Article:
The thought of travelling with children is pretty daunting. I’m by no means the most experienced of travellers, however we’ve been on a fair few trips both in the UK and abroad, with Tom and more recently, Lois, in tow.
So here’s my top tips to make those journeys a little less stressful:
- First of all lower those expectations. I mean, get them right down. To the point where your goal is simply to get to the other side alive, and having not committed violence against another member of your family. By doing this you aren’t going to be disappointed are you?! I say this, because we’ve travelled in the past with lovely ideas of how it’s going to go down and it just never goes this way. For example, we decided to drive back from Cornwall to Scotland in a day, with a stop in Manchester to go to the LEGOLAND Discovery Centre for a few hours. Setting off and stop off times were planned around Tom’s naps. We didn’t factor in leaving on the first day of half term in England and being stuck in traffic for the entire day, missing LEGOLAND and Tom staying awake for the entire 12 hour journey. Actually, that’s a lie, he fell asleep 45 minutes from home, then we had the added fun of the car to bed transfer. It stressed us right out but the funny thing is, looking back, Tom was completely chilled out. If we’d had no plans for how the day SHOULD go, we might have been the same.
In saying that I still believe preparation is key. Whatever the mode of transport them kiddies need entertained man. So here’s how we do so:
- I always pack a selection of small toys, colouring and activity books, cards, the favourite teddies and the old portable DVD player. Yes I live in the stone age where we haven’t progressed to iPads.
- I also make sure I have a ton of snacks for the kids that can be eaten throughout the journey – and things that take a while to eat, like little packs of raisins, mini biscuits, grapes, crisps and I always take my own sandwiches as I HATE shop bought ones (that’s just me though). By the way, did you know you can take your own food through airport security? I thought it was a well-known fact but it turns out my sister was hugely surprised and a little annoyed when we arrived separately to our holiday and she found out we’d had a massive picnic on our flight while her 3 had a bag of airplane crisps on their 3 hour flight!
- If you’re travelling with baby you’ll be surprised by what you can take through airport so fret not. You can take formula, sterilised water and even breast milk through, as well as baby food. For more info check out the GOV website.
- While we’re on the subject of travelling with babies and toddlers, I made a massive error when we took Tom to France at the age of two, by not taking his buggy. He was hardly using it and I thought I had to pay to take it with us and I’m tight-fisted 😉 Turns out we really needed it as the heat tired him out, and it was FREE to take. If you want to carry a tired toddler round a hot country for 90% of the day then leave the buggy at home for sure! Otherwise, take it. You can also take it right up to the gate with you so it’s a huge help if your gate is miles away. Now every airline is different so do check before you travel but in my experience you can normally take two items of baby/child equipment with you for free, whether that be prams, car seat, travel cots, carriers and so forth. So take advantage, If you’re hiring a car you’d be as well taking your own car seat as paying for one that you might not trust anyway.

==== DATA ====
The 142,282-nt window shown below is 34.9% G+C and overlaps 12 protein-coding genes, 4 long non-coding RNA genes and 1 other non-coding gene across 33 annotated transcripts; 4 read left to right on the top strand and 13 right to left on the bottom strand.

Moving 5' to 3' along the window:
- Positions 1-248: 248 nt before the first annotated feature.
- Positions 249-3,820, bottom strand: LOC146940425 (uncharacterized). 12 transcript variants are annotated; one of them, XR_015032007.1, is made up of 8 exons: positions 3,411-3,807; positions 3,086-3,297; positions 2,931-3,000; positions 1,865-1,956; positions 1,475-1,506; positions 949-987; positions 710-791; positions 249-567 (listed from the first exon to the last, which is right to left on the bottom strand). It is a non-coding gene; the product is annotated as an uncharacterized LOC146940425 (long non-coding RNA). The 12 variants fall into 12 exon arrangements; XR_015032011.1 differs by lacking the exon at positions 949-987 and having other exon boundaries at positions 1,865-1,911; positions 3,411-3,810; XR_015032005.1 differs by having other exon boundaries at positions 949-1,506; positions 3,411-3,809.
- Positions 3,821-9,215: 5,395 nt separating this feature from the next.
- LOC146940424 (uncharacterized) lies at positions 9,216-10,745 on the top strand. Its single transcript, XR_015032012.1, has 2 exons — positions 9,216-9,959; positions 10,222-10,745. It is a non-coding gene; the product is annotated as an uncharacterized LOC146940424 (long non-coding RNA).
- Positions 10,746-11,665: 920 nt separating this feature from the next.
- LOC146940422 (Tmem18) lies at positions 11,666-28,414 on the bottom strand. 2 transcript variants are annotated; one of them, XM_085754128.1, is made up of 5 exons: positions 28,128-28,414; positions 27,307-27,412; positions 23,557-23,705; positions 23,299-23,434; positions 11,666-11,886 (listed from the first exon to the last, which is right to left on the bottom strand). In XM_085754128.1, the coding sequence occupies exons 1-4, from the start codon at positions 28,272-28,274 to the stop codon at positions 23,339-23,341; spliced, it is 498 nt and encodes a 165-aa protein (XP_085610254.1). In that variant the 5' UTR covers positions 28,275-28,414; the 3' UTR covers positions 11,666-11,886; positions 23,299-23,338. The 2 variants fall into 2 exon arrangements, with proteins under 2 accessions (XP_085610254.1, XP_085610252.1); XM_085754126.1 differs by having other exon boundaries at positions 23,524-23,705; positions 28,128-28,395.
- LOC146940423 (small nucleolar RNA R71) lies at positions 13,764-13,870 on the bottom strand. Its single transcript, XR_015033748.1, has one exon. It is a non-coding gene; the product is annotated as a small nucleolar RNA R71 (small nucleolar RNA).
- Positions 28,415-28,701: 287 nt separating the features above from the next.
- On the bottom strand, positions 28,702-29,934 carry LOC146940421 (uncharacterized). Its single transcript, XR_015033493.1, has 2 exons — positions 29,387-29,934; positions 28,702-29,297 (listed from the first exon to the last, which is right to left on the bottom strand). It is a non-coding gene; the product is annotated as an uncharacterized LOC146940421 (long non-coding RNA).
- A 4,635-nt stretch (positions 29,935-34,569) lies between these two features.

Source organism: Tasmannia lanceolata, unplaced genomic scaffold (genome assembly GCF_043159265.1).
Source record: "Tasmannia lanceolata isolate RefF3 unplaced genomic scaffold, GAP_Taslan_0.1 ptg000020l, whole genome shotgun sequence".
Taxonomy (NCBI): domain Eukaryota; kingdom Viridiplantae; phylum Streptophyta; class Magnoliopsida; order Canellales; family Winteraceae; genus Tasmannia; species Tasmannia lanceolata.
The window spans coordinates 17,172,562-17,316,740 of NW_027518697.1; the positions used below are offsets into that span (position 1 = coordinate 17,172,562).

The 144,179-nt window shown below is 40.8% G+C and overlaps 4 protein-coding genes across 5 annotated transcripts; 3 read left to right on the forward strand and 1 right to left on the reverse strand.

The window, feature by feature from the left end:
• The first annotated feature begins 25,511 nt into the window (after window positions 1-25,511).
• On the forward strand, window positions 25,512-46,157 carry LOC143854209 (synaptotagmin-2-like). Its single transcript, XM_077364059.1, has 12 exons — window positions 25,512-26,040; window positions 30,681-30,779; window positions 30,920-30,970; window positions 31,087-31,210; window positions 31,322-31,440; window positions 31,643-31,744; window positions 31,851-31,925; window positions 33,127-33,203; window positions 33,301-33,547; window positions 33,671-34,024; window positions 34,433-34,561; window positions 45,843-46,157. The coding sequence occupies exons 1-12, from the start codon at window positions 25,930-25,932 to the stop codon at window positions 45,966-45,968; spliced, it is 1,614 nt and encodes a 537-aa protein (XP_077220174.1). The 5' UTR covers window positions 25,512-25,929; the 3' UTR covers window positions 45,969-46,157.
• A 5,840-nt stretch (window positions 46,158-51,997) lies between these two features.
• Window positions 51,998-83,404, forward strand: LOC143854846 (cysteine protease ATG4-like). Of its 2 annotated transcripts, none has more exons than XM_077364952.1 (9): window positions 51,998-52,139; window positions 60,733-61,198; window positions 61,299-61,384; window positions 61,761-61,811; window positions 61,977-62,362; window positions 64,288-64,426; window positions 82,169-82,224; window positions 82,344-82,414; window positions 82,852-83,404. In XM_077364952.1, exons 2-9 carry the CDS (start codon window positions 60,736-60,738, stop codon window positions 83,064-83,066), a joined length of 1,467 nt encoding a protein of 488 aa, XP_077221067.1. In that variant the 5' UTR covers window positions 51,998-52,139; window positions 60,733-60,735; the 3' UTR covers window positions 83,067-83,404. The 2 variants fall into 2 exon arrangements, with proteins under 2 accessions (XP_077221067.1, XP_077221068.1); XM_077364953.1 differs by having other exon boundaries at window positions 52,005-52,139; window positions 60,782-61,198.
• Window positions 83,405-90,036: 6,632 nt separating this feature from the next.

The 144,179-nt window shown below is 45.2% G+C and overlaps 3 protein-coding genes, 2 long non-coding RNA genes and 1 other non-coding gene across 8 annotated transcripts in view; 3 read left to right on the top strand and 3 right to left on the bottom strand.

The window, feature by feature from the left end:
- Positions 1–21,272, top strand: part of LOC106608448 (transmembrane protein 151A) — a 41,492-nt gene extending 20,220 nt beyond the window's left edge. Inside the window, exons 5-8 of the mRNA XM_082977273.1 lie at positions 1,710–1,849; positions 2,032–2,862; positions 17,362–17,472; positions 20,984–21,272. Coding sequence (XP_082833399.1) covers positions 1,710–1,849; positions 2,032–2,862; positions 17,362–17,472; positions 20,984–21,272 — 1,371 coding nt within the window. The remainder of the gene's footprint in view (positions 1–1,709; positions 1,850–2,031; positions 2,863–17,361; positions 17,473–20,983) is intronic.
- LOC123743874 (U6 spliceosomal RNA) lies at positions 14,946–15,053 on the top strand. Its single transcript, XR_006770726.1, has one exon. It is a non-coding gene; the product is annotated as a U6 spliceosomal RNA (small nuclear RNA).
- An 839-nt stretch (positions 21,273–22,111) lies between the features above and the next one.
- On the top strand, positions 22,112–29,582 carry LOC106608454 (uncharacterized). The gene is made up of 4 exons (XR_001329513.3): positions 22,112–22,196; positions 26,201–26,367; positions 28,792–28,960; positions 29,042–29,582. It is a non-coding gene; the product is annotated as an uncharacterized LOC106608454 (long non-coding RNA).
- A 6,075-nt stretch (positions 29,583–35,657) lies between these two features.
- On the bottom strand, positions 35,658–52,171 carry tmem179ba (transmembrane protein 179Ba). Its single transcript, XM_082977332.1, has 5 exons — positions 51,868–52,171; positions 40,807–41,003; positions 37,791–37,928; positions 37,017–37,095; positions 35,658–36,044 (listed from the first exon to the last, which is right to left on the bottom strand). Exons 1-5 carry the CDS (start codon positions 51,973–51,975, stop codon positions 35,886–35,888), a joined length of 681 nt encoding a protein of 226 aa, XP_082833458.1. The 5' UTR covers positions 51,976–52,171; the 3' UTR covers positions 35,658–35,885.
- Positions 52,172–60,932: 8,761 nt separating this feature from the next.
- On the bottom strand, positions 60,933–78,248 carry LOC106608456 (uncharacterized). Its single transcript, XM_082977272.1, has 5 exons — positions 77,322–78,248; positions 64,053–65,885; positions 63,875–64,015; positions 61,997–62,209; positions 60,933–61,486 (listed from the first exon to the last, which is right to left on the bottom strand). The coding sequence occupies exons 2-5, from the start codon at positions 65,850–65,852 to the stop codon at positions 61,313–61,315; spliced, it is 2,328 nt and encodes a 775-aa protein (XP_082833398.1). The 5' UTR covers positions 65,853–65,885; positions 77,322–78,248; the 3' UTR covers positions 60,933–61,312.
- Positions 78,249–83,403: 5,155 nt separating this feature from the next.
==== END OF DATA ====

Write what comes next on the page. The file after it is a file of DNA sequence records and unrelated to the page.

- For long car journeys, plan on taking much longer than the norm to get to your destination and stop as many times as you feel you need along the way to let the little uns stretch their legs and burn off some energy. We’ve figured out the good service stations to stop at that have little outside areas and after a bit of fresh air we bribe the kids back into the car with a sweet treat. Naughty, but it’s got to be done.
- Lastly – don’t stress about those around you. It’s hard enough travelling with little ones without worrying about the impact on others. Obviously if your toddler is pulling the hair off the lady in front you might need to intervene, but otherwise I’m very much of the opinion that this journey will be a whole lot more stressful on you than it will on them; for one – they get to go their own way at the end of it, you’re stuck with your little screamers, so I’m sure they’ll get over it. If those around you can’t be a little understanding if your little one is unsettled on a flight or a bit bored on a long train journey then screw them, that’s not your concern. You do what you can to get through it and forget about it.
I hope that this little post has helped a little. I joked at the start about lowering your expectations, but it actually genuinely helps. I’ve planned car journeys around ‘nap times’, early morning and late night flights thinking the kids would sleep and we would read, we’ve brought our own books to read and having an idea in your head of how a journey is going to go and it not going your way can be really stressful. So now we make sure we’re full of caffeine, and we each take a child and just go with the flow, pandering to their every whim in an attempt to make the journey as easy as possible. That, and making sure you have copious amounts of food, toys and games to entertain them with will definitely help. Then, when you arrive at your destination, drink wine! Also, note below – sometimes things just do go your way. The below situation lasted 40 minutes. 40 minutes of sheer bliss!
Wherever you’re heading off to, enjoy! The journeys aren’t always the most fun, but they’re definitely ALWAYS worth it.